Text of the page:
Refugees from Ukraine: what prospects in Europe?
More than 7.5 million people have left Ukraine since the Russian invasion began. In the EU they are entitled to temporary protection for at least a year, with the right to a residence permit, work and housing, medical care and education for their children. Europe's press discusses the challenges on the path to successful integration.
A mutual process
Polityka on the complexity of social inclusion:
“Many Poles have welcomed Ukrainians into their homes, which facilitates integration. What's more, Ukrainians are looking for their own place to live as some of them have found work quickly and it's easy for them to learn Polish, which isn't all that different from their own language. ... Nevertheless, integrating foreigners from a similar cultural background can also be difficult. ... Successful integration means developing a joint plan for living together in society. ... It presupposes the willingness of the majority of the population to accept the newcomers, as well the immigrants' willingness to respect the rules of the host country and make an effort to integrate.”
Unacceptable bureaucracy jungle
Refugees from Ukraine face considerable bureaucratic hurdles, Helsingin Sanomat complains:
“Thousands of Ukrainians who fled to Finland months ago still haven't received a personal identification number. That makes it difficult for them to find a job or a place to live, for example. This situation is unacceptable. People are shunted from one counter to another, which would be frustrating for ordinary Finns, never mind Ukrainians who don't speak the language of our authorities. ... The design of the information systems is to blame for the problems, so the explanation goes. ... Moreover, many sectors in Finland are suffering from labour shortages. It's crazy when people who are willing to work can't find a job.”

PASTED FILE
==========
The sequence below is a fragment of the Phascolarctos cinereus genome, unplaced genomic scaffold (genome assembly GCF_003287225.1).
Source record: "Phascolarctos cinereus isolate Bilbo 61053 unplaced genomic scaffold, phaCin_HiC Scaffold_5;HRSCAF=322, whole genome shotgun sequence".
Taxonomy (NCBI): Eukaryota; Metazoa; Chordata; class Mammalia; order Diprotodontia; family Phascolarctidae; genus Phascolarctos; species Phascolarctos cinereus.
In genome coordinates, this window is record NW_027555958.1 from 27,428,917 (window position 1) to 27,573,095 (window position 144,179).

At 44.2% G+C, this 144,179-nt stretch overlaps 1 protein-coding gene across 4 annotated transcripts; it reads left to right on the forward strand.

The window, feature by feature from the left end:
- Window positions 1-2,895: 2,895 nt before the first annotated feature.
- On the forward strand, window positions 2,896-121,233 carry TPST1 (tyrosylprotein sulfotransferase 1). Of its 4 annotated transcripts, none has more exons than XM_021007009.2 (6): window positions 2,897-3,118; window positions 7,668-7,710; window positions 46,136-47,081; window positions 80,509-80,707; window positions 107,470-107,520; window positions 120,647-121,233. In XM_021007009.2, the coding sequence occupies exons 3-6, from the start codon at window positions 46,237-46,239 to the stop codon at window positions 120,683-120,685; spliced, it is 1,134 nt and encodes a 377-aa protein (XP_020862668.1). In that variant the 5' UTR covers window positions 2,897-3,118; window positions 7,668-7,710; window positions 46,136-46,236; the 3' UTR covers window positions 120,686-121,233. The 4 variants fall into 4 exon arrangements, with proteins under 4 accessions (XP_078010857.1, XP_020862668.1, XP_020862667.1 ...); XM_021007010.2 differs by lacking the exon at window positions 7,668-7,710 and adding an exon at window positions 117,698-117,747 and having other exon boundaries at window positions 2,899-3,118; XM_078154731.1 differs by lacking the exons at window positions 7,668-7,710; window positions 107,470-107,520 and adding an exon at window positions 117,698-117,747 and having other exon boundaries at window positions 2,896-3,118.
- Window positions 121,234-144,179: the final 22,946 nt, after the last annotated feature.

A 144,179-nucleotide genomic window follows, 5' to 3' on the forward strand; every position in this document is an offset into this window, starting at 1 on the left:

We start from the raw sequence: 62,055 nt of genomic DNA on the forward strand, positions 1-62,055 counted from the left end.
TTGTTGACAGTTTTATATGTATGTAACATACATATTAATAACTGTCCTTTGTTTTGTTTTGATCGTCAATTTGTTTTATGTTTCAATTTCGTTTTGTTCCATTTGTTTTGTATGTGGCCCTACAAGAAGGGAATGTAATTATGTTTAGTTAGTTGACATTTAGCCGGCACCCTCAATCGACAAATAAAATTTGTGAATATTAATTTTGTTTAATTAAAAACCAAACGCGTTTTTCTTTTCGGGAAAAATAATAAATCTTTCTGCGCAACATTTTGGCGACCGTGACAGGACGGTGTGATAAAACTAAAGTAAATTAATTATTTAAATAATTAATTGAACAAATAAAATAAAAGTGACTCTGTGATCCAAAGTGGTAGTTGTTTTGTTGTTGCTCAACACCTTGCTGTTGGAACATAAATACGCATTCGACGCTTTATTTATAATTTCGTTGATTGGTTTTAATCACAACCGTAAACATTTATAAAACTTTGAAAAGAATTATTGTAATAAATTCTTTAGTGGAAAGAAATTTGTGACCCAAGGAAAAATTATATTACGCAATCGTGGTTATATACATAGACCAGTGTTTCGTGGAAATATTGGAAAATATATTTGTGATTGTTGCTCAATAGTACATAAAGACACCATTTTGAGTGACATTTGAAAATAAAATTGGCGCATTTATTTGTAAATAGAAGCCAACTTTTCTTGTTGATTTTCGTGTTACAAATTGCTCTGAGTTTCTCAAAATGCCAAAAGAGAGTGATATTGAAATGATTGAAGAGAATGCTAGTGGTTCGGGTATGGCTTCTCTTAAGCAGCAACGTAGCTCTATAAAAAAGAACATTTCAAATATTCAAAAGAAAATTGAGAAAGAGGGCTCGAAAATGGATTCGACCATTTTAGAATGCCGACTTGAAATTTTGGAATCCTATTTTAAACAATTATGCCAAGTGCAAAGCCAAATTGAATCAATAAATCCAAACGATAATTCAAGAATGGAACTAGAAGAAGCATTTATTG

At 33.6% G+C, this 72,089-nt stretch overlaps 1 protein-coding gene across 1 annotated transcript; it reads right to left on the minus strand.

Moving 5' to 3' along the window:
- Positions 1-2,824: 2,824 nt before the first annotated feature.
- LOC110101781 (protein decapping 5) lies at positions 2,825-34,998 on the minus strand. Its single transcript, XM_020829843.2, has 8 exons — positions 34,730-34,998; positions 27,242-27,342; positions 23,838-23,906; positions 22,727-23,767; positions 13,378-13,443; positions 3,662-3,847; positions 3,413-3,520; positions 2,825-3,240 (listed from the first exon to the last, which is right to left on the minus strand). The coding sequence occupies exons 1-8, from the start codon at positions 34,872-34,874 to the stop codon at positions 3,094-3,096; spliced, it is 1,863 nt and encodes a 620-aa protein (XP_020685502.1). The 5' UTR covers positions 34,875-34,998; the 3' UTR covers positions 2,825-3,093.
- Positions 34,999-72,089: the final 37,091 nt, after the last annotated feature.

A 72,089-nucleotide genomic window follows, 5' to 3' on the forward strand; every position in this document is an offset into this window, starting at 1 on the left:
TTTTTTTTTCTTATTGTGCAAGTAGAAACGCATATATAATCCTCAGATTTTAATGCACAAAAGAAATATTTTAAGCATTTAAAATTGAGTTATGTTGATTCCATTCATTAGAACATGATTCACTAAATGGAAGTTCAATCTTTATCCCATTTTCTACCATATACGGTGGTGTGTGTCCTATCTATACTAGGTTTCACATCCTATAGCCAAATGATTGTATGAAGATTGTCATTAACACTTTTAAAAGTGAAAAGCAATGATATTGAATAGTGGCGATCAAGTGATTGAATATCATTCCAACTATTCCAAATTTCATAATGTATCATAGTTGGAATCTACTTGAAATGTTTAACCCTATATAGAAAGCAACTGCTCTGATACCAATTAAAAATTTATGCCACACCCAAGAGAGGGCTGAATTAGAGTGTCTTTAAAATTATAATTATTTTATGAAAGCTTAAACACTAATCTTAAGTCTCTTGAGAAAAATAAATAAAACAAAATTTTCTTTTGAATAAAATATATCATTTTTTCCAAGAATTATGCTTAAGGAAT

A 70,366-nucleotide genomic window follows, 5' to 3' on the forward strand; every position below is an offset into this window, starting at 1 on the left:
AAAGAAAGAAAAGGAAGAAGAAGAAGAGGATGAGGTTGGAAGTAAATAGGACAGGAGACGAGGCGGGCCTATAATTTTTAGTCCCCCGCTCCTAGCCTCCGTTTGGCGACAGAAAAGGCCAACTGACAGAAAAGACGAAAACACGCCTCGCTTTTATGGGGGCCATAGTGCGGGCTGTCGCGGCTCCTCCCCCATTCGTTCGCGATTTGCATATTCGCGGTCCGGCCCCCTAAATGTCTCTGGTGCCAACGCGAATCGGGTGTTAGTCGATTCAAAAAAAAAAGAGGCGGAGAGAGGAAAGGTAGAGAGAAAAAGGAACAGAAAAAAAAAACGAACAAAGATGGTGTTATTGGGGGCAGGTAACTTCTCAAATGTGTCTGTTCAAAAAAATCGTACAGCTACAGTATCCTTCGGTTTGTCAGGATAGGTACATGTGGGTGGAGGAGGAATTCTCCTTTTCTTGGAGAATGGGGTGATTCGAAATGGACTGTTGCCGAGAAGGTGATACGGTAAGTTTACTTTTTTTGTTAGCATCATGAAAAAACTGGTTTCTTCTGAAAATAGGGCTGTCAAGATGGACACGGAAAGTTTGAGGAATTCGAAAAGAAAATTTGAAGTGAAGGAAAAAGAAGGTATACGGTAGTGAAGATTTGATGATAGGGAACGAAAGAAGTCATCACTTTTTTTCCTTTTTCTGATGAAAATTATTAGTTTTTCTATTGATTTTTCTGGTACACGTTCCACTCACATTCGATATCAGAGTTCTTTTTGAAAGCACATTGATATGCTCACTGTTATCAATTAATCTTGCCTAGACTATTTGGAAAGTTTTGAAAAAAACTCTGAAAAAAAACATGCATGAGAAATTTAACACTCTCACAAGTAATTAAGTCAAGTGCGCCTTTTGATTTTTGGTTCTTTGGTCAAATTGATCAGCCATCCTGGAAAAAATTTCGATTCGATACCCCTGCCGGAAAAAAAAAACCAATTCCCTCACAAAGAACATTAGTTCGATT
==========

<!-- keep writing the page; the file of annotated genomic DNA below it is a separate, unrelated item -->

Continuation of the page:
Europe needs to prepare
Sociologist António Barreto calls in Público for an open debate on migration and integration in view of the influx of refugees into Europe:
“Governments and societies, both Portuguese and European, have an obligation to reflect and debate in advance, to prepare for major changes. ... An open-door policy that allows illegality, exploitation, social conflicts and racial conflicts to continue unabated is unacceptable. A closed-door policy is unacceptable because it runs counter to the country's needs and violates the humanistic values of taking in refugees. A policy of uncontrolled immigration that puts everyone in danger, whether resident or immigrant, national or foreigner, is untenable.”
Keep a close eye on local politicians
The population must be vigilant, Český rozhlas warns:
“Whether the wave of empathy and support for the Ukrainian refugees will continue depends to a large extent on how the government handles the issue of deeper integration. ... What caused resentment and fear in the case of refugees from the far Middle East must not be repeated now that we are experiencing the horrors of war on our doorstep. ... But we need to watch closely how candidates in municipal and local elections position themselves on Ukrainian refugees and their integration. The success of this integration depends to a large extent on them.”